Williamsport Sun-Gazette May 12, 2002

Brewing for a Purpose

Annual Yeast Feast Helps Raise Funds for Environmental Groups

By Matt Hutchinson

Mixing the mash.

(This photo did not appear in the original article)


WOOLRICH - It started as a fund-raising idea 11 years ago and has turned into one of the region's most attended spring festivals. Several hundred people turned out Saturday afternoon for the 11th annual Yeast Feast at the Susquehanna Big Twins Club. Beer and bread was the theme, as participants sampled a wide variety of homemade food and beverage…

…One of the highlights of the Yeast Feast was a colonial period brewing demonstration by Richard Wagner, who showed onlookers how beer was made circa 1683 in the era of William Penn

Wagner brought along a handmade brewing system carved out of two logs which took six months to complete. After heating water in a copper kettle, he explained that the entire process takes six hours to do. Colonial brewing took a lot of time, he said, all without the aid of modern conveniences like thermometers, guages, and piping systems found in modern breweries.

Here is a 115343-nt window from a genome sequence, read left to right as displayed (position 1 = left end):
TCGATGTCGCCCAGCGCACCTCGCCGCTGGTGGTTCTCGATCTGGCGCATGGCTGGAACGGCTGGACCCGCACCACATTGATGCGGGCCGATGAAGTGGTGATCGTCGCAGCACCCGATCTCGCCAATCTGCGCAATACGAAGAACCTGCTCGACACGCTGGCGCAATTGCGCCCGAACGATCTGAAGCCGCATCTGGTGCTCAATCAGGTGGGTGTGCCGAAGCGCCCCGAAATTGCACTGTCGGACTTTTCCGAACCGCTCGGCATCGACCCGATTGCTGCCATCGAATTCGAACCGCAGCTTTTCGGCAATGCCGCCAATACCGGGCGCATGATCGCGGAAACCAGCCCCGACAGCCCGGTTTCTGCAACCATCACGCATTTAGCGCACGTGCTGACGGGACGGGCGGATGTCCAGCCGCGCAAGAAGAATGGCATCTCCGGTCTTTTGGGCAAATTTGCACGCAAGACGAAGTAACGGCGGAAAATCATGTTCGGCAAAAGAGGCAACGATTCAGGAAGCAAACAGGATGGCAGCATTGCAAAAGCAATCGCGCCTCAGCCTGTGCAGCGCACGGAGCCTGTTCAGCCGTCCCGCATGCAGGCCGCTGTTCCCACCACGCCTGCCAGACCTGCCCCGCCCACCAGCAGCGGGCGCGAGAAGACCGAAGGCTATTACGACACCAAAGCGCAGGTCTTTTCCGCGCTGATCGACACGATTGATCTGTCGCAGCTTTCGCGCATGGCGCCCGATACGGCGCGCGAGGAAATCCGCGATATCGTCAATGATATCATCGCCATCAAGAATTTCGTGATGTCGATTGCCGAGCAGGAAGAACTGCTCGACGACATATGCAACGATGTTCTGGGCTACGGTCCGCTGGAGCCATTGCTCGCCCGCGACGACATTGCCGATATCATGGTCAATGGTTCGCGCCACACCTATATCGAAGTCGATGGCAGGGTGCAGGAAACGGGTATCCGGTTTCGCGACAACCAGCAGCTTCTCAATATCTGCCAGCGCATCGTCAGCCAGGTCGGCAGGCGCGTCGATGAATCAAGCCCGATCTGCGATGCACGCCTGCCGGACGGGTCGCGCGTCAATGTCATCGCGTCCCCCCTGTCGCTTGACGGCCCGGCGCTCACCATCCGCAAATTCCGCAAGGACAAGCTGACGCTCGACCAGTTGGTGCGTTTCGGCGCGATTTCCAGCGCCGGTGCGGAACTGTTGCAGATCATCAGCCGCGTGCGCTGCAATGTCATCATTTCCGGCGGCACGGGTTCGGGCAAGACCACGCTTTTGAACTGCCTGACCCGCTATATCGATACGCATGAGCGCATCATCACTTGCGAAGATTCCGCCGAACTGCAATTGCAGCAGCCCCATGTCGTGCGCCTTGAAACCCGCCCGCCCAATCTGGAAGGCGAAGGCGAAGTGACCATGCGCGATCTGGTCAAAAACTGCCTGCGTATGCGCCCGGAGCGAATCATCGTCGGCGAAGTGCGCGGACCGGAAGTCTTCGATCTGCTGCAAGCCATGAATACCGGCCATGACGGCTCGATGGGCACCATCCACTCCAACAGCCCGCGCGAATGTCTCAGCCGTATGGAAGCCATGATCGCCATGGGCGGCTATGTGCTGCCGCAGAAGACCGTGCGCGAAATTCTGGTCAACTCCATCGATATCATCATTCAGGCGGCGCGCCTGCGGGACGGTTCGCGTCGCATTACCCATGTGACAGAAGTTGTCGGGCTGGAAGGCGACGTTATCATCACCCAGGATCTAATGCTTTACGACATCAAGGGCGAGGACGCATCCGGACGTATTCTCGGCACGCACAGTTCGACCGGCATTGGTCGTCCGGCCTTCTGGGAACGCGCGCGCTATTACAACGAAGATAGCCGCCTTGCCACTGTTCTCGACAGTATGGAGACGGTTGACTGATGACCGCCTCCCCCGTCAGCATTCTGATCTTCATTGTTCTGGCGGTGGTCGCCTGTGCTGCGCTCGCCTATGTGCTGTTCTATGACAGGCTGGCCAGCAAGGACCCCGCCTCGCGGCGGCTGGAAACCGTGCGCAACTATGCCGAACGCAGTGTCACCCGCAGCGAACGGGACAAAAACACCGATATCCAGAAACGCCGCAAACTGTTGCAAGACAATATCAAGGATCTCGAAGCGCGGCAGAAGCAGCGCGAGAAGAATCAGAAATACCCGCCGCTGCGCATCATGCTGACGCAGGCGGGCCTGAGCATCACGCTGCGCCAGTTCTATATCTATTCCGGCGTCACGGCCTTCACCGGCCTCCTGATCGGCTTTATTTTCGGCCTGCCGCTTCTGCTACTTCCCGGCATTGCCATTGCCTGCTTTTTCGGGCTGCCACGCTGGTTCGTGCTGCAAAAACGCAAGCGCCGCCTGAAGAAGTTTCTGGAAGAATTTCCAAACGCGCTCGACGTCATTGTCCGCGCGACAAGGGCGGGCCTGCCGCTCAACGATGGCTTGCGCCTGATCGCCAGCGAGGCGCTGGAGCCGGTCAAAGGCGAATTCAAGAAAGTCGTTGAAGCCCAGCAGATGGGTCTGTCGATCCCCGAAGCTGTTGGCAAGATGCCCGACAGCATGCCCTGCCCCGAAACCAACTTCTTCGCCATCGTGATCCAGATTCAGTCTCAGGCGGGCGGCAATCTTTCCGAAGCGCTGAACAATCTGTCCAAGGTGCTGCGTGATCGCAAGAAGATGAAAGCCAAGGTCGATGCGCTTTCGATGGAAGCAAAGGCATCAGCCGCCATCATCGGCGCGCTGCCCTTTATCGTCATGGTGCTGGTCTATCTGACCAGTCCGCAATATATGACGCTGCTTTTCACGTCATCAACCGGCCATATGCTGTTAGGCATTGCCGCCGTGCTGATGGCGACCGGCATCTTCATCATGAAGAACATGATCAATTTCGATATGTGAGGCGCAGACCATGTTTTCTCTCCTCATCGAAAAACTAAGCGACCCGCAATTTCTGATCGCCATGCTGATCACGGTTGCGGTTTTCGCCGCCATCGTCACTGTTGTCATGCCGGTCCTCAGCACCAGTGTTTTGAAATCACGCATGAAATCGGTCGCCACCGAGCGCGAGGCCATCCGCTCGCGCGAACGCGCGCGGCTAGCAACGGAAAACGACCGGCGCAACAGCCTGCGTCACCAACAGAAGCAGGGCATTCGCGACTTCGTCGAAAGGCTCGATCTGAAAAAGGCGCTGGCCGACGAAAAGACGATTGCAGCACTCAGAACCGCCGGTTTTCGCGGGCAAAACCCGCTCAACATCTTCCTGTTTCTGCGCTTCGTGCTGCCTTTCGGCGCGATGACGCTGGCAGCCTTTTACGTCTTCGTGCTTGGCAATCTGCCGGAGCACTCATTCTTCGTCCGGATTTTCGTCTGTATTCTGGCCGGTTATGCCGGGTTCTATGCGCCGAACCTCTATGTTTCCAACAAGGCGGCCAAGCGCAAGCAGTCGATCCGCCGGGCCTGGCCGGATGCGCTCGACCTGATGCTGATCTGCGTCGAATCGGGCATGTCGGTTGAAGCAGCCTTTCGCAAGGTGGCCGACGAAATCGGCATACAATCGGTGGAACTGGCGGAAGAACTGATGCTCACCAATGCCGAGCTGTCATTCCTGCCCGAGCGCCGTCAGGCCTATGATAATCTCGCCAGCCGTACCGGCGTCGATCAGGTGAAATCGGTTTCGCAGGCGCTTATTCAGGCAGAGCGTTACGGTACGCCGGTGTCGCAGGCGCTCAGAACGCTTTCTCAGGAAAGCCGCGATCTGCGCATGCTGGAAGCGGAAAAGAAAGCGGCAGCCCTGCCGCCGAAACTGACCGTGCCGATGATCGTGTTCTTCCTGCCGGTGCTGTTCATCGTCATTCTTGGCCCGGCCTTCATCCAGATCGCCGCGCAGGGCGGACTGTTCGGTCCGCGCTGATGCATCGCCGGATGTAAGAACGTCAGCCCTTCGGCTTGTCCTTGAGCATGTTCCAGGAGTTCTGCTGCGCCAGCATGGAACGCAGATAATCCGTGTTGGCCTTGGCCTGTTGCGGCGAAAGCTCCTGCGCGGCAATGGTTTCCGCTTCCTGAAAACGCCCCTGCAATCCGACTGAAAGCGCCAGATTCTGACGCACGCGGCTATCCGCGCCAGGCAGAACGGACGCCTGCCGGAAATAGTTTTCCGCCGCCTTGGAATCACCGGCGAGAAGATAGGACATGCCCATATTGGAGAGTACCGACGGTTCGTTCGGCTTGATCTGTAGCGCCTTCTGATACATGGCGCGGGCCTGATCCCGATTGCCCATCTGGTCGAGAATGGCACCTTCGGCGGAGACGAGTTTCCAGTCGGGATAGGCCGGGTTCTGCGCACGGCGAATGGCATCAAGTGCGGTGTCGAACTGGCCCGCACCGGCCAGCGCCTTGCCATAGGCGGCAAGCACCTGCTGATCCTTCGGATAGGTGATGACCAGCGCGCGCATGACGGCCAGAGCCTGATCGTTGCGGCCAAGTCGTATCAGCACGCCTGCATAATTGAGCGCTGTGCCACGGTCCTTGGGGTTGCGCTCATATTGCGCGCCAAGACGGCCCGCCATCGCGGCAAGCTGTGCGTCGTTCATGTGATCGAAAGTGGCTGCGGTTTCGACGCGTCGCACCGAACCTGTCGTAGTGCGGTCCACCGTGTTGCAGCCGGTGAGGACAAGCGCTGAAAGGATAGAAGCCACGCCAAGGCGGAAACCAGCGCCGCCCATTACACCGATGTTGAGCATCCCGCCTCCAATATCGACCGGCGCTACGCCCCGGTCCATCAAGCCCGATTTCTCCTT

"I give people as complete a picture as possible," he said, dressed in period costume.

After the demonstration was over, Wagner said he would ferment the final product and the brown ale he made would be ready to taste in about six weeks. In other exhibits he has done, Wagner actually dumped out the "unaged" beer before fermenting.

He said Saturday's product "will be the first time in about six years" that he has tried to ferment his "demo" beer. Wagner also said he expects Saturday's batch to be tasty.

Wagner, who has studied Pennsylvania beer history for the past 22 years, worked at William Penn's Pennsbury Manor historical site as a brewer. He also was an assistant brewer a the Manayunk Brewing Co. in Philadelphia.

George Spotts, of Pine Creek, said he was glad he attended this year's Yeast Feast. He was at other events at the bikers' club in past years. The Yeast Feast was held at Williamsport hotels for the past five years, however.

"I've acquired a taste for some of the stronger home-brewed beers," he said.

He said milk stout is one of the more unusual beers he has come to enjoy.